Moonlight, Central Park

Moonlight, Central Park

Taken in New York City by William Fraser in late 1896 or very early 1897, this blue-tinted lantern slide is a rare surviving example of the pioneering work in early night photography by Fraser. Purchased by this archive in 2017 from an English antiques dealer, it intriguingly may also have been the original slide exhibited as part of the Royal Photographic Society’s 42nd annual exhibition held in London in late September, 1897.

Moonlight, Central Park was published in The Photographic Times as part of a series of halftone photographs by this amateur photographer illustrating his article Night Photography which appeared in the April, 1897 edition:

Night Photography.

By W.A. Fraser.

Having been asked by your editor to describe my method of working in night photography, I would first say that with perhaps the exception of the combination of snow with moonlight and electric lights, and even this may have been done before, I make no claim to originality, my first attempts having been made after reading the articles on the subject, published in the London Amateur Photographer by Mr. Paul Martin.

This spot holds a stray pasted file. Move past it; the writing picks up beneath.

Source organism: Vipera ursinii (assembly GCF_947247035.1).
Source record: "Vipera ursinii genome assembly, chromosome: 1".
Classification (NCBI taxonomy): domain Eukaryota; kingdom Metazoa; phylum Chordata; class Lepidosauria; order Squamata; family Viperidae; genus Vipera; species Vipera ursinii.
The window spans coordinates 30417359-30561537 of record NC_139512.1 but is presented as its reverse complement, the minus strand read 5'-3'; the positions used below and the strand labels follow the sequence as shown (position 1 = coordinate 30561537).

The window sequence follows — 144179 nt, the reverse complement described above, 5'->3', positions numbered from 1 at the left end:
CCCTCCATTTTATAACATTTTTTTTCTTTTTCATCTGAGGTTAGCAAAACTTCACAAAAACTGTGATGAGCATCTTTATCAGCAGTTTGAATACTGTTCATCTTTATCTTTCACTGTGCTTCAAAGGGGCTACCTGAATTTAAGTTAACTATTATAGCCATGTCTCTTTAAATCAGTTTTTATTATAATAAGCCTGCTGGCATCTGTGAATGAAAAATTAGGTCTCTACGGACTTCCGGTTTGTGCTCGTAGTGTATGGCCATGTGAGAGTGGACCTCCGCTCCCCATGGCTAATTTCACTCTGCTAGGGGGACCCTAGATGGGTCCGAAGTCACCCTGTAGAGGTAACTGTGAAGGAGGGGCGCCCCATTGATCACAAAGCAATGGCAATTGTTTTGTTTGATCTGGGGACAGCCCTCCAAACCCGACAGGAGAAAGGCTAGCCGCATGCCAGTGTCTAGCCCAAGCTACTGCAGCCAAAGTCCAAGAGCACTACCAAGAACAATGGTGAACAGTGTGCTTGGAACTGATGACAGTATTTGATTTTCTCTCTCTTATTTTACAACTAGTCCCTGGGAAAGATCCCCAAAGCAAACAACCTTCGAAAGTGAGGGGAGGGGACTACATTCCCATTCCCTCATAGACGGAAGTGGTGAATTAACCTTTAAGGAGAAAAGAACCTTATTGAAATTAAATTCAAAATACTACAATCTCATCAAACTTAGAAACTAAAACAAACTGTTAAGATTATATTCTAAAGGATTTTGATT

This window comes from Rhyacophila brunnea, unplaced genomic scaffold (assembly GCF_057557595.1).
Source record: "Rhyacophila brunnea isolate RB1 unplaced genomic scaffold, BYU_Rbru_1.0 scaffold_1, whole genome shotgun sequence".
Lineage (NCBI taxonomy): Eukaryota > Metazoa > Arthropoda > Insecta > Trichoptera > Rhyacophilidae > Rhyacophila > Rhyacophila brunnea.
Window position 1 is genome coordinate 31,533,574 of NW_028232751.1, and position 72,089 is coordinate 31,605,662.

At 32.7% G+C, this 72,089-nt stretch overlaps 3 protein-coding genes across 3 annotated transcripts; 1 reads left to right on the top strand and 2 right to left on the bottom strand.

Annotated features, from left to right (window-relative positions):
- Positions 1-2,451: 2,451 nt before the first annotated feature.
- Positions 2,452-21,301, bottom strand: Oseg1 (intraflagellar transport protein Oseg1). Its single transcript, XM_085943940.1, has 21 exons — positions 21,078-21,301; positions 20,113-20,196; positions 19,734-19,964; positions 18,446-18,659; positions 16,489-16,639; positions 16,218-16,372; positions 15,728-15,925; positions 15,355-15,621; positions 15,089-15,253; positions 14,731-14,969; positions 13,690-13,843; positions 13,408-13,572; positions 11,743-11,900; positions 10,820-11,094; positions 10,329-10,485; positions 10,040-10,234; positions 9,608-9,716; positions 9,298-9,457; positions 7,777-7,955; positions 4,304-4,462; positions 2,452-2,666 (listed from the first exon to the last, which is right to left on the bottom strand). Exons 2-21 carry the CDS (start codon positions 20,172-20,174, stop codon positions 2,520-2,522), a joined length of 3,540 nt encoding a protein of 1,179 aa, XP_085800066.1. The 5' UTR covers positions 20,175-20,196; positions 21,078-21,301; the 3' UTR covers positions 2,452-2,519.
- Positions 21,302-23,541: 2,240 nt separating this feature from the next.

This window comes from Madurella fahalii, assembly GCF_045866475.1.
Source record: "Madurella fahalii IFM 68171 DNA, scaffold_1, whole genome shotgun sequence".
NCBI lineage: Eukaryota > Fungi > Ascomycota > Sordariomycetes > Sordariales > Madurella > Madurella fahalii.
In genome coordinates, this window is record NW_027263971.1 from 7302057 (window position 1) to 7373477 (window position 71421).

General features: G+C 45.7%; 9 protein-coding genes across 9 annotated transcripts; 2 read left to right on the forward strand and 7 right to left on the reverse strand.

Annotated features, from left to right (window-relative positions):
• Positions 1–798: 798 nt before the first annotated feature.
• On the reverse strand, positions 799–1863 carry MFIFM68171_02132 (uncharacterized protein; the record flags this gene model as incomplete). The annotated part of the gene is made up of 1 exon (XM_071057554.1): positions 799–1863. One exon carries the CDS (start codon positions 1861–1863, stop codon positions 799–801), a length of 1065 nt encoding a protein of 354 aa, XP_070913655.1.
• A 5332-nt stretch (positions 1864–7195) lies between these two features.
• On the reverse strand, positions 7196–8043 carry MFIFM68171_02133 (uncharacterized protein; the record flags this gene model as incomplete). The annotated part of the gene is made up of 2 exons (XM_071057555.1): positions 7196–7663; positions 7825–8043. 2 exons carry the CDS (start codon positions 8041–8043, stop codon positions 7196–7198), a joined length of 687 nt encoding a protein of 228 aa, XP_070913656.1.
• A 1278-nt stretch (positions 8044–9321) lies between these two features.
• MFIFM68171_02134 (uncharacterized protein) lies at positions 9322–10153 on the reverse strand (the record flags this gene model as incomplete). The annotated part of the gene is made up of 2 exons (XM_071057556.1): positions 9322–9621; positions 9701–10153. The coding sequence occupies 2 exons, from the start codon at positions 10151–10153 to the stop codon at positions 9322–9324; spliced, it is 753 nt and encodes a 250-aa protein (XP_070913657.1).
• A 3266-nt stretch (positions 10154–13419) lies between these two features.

Thanks to these articles, I was enabled to start from the point where Mr. Martin had ceased experiment and reached success, and beyond a supply of energy, and sufficient enthusiasm to disregard storm and cold, I find very little else is needed.

The first requisite is a strong weather-proof box camera. The one I use for this work is an old style Scovill detective, long ago laid on the shelf, but it struck me when thinking the matter over, that its strength and solidity, made it a very suitable instrument for this purpose, and much work done with it during the past winter has confirmed me in this opinion.

I carry a light folding tripod which can be quickly and easily attached to or detached from the camera, as working in the dark with hands numb from cold and wet, the simplest operation becomes a task, and the more simple the apparatus, the better the chance of success.

The lens I use is a Ross rapid symmetrical worked at full opening f8. Mr. Martin advises the use of a slow orthochromatic plate, but considering the good quality of the fast plates as now made, and the great advantage gained by reducing the time of exposure, an advantage which one will appreciate after a single trial, I very much prefer them, and results do not, in my opinion, suffer in the least from their use.